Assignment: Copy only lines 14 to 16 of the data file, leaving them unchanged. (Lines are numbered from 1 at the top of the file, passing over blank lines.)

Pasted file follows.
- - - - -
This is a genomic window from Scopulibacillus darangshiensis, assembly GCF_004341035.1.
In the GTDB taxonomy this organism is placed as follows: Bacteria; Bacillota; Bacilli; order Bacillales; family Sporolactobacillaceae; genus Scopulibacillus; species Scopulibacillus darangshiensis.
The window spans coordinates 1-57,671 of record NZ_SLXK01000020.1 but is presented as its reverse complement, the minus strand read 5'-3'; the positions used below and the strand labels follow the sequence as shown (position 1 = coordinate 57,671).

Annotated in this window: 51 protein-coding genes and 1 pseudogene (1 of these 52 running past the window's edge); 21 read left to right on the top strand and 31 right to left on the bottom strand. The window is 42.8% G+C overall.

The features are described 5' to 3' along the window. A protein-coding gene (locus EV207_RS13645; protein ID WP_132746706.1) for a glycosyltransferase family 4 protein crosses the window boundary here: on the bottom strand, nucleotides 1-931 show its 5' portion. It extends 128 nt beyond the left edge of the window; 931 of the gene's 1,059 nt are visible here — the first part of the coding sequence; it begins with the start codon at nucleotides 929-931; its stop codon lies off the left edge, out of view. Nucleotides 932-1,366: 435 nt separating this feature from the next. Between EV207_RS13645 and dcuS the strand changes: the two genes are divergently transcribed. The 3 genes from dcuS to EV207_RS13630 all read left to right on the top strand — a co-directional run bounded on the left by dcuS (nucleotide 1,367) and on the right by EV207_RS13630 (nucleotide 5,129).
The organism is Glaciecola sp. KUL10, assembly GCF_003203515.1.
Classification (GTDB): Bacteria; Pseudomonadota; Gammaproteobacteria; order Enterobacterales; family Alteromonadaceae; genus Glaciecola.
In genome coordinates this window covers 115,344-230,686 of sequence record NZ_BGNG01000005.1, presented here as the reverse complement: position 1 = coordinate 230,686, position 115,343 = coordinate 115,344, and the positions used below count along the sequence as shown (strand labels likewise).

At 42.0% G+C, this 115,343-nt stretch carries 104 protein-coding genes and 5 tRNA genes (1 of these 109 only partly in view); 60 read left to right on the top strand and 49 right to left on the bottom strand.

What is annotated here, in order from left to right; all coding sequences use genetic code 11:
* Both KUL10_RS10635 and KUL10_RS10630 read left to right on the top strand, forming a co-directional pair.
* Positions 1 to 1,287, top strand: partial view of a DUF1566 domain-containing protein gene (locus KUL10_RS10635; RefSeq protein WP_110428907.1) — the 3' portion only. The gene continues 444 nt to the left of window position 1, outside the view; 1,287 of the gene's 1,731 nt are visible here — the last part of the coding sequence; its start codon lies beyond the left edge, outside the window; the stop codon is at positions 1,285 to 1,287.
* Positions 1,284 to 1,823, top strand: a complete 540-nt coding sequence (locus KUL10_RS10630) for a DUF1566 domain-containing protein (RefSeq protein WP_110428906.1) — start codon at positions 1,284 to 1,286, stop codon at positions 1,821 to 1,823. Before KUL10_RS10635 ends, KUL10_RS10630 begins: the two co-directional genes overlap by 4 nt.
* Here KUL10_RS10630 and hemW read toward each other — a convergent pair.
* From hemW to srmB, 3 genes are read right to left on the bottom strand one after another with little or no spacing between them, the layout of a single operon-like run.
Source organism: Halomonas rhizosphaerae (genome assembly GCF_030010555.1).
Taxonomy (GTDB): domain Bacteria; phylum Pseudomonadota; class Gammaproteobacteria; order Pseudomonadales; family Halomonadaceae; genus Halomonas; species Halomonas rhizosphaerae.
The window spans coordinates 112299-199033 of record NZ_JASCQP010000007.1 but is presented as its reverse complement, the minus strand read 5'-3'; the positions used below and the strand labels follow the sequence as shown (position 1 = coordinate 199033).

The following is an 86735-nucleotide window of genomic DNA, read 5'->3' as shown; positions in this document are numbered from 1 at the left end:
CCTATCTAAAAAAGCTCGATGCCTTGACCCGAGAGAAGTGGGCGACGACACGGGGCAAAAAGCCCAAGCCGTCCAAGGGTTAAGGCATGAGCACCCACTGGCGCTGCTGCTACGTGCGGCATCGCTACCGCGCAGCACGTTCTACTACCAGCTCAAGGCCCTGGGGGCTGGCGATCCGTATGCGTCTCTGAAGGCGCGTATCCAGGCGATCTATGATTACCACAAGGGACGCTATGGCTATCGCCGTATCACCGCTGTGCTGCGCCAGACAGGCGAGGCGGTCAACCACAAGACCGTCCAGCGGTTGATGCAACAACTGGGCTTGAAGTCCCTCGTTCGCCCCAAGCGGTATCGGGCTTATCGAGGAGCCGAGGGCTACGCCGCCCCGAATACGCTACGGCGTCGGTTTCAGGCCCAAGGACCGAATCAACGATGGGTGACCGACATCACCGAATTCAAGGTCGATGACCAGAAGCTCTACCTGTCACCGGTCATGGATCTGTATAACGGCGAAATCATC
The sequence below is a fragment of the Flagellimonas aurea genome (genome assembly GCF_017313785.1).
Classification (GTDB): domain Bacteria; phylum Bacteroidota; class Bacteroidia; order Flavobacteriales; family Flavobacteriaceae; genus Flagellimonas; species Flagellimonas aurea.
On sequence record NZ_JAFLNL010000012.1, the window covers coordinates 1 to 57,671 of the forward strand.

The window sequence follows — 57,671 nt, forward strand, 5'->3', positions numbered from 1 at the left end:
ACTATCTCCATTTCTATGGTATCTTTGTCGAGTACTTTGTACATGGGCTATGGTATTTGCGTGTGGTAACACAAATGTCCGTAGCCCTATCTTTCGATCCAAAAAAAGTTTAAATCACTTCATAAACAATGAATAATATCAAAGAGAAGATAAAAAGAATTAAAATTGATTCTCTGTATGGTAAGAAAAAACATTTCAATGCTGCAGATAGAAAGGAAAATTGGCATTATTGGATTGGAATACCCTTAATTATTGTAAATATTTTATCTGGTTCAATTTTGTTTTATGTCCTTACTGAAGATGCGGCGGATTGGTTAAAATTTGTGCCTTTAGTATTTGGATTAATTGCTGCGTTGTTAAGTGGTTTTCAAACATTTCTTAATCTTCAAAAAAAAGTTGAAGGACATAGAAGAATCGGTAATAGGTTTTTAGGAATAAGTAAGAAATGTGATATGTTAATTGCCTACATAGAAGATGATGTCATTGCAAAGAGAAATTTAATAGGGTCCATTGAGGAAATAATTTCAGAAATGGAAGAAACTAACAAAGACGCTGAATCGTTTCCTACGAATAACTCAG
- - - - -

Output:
* Here KUL10_RS10630 and hemW read toward each other — a convergent pair.
* From hemW to srmB, 3 genes are read right to left on the bottom strand one after another with little or no spacing between them, the layout of a single operon-like run.
Source organism: Halomonas rhizosphaerae (genome assembly GCF_030010555.1).